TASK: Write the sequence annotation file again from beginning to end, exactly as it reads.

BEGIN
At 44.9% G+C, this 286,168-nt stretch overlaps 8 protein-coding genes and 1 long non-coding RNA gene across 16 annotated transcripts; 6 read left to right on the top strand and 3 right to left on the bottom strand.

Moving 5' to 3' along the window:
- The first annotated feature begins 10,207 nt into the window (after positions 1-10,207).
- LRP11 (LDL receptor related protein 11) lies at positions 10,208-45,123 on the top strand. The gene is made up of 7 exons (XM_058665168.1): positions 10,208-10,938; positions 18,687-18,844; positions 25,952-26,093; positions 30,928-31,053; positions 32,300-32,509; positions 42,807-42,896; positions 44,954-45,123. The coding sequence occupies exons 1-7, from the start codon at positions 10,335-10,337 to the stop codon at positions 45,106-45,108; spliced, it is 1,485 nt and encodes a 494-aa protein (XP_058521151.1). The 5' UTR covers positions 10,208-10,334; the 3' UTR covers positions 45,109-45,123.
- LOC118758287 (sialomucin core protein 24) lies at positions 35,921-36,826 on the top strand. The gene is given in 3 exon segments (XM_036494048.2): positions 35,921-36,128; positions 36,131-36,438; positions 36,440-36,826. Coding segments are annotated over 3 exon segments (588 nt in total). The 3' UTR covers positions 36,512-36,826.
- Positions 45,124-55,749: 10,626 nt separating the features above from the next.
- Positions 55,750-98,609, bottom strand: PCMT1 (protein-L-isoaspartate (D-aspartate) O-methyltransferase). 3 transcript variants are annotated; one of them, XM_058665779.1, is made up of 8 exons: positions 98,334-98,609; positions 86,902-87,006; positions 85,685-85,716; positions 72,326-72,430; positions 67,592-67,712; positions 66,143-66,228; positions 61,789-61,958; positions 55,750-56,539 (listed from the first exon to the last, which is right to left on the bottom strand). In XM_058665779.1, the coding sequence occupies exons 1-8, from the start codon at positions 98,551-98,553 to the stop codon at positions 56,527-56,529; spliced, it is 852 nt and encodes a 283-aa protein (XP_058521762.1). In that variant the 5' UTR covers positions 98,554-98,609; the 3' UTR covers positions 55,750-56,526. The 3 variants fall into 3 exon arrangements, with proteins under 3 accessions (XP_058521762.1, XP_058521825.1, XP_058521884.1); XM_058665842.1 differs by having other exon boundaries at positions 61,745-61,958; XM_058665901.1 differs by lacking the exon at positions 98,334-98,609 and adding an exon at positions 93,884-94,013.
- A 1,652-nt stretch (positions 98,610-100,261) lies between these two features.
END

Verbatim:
At 44.9% G+C, this 286,168-nt stretch overlaps 8 protein-coding genes and 1 long non-coding RNA gene across 16 annotated transcripts; 6 read left to right on the top strand and 3 right to left on the bottom strand.

Moving 5' to 3' along the window:
- The first annotated feature begins 10,207 nt into the window (after positions 1-10,207).
- LRP11 (LDL receptor related protein 11) lies at positions 10,208-45,123 on the top strand. The gene is made up of 7 exons (XM_058665168.1): positions 10,208-10,938; positions 18,687-18,844; positions 25,952-26,093; positions 30,928-31,053; positions 32,300-32,509; positions 42,807-42,896; positions 44,954-45,123. The coding sequence occupies exons 1-7, from the start codon at positions 10,335-10,337 to the stop codon at positions 45,106-45,108; spliced, it is 1,485 nt and encodes a 494-aa protein (XP_058521151.1). The 5' UTR covers positions 10,208-10,334; the 3' UTR covers positions 45,109-45,123.
- LOC118758287 (sialomucin core protein 24) lies at positions 35,921-36,826 on the top strand. The gene is given in 3 exon segments (XM_036494048.2): positions 35,921-36,128; positions 36,131-36,438; positions 36,440-36,826. Coding segments are annotated over 3 exon segments (588 nt in total). The 3' UTR covers positions 36,512-36,826.
- Positions 45,124-55,749: 10,626 nt separating the features above from the next.
- Positions 55,750-98,609, bottom strand: PCMT1 (protein-L-isoaspartate (D-aspartate) O-methyltransferase). 3 transcript variants are annotated; one of them, XM_058665779.1, is made up of 8 exons: positions 98,334-98,609; positions 86,902-87,006; positions 85,685-85,716; positions 72,326-72,430; positions 67,592-67,712; positions 66,143-66,228; positions 61,789-61,958; positions 55,750-56,539 (listed from the first exon to the last, which is right to left on the bottom strand). In XM_058665779.1, the coding sequence occupies exons 1-8, from the start codon at positions 98,551-98,553 to the stop codon at positions 56,527-56,529; spliced, it is 852 nt and encodes a 283-aa protein (XP_058521762.1). In that variant the 5' UTR covers positions 98,554-98,609; the 3' UTR covers positions 55,750-56,526. The 3 variants fall into 3 exon arrangements, with proteins under 3 accessions (XP_058521762.1, XP_058521825.1, XP_058521884.1); XM_058665842.1 differs by having other exon boundaries at positions 61,745-61,958; XM_058665901.1 differs by lacking the exon at positions 98,334-98,609 and adding an exon at positions 93,884-94,013.
- A 1,652-nt stretch (positions 98,610-100,261) lies between these two features.